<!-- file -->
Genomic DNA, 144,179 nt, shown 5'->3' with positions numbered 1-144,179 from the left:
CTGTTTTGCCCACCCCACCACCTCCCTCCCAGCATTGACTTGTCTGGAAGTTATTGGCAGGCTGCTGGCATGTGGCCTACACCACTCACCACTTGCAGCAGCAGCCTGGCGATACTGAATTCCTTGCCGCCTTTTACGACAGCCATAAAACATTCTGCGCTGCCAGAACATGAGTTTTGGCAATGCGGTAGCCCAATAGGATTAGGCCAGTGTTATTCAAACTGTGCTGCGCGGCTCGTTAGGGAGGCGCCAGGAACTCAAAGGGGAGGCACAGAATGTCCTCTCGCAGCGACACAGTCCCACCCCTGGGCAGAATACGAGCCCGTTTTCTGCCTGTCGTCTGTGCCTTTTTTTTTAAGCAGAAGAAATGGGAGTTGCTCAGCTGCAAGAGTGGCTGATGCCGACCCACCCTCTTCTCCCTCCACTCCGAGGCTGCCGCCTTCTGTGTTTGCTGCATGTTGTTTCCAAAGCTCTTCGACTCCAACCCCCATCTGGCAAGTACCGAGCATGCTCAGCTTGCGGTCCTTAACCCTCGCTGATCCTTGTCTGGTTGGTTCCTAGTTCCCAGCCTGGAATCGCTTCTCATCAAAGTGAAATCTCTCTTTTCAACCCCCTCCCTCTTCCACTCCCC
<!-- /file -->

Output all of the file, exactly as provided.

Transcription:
Genomic DNA, 144,179 nt, shown 5'->3' with positions numbered 1-144,179 from the left:
CTGTTTTGCCCACCCCACCACCTCCCTCCCAGCATTGACTTGTCTGGAAGTTATTGGCAGGCTGCTGGCATGTGGCCTACACCACTCACCACTTGCAGCAGCAGCCTGGCGATACTGAATTCCTTGCCGCCTTTTACGACAGCCATAAAACATTCTGCGCTGCCAGAACATGAGTTTTGGCAATGCGGTAGCCCAATAGGATTAGGCCAGTGTTATTCAAACTGTGCTGCGCGGCTCGTTAGGGAGGCGCCAGGAACTCAAAGGGGAGGCACAGAATGTCCTCTCGCAGCGACACAGTCCCACCCCTGGGCAGAATACGAGCCCGTTTTCTGCCTGTCGTCTGTGCCTTTTTTTTTAAGCAGAAGAAATGGGAGTTGCTCAGCTGCAAGAGTGGCTGATGCCGACCCACCCTCTTCTCCCTCCACTCCGAGGCTGCCGCCTTCTGTGTTTGCTGCATGTTGTTTCCAAAGCTCTTCGACTCCAACCCCCATCTGGCAAGTACCGAGCATGCTCAGCTTGCGGTCCTTAACCCTCGCTGATCCTTGTCTGGTTGGTTCCTAGTTCCCAGCCTGGAATCGCTTCTCATCAAAGTGAAATCTCTCTTTTCAACCCCCTCCCTCTTCCACTCCCC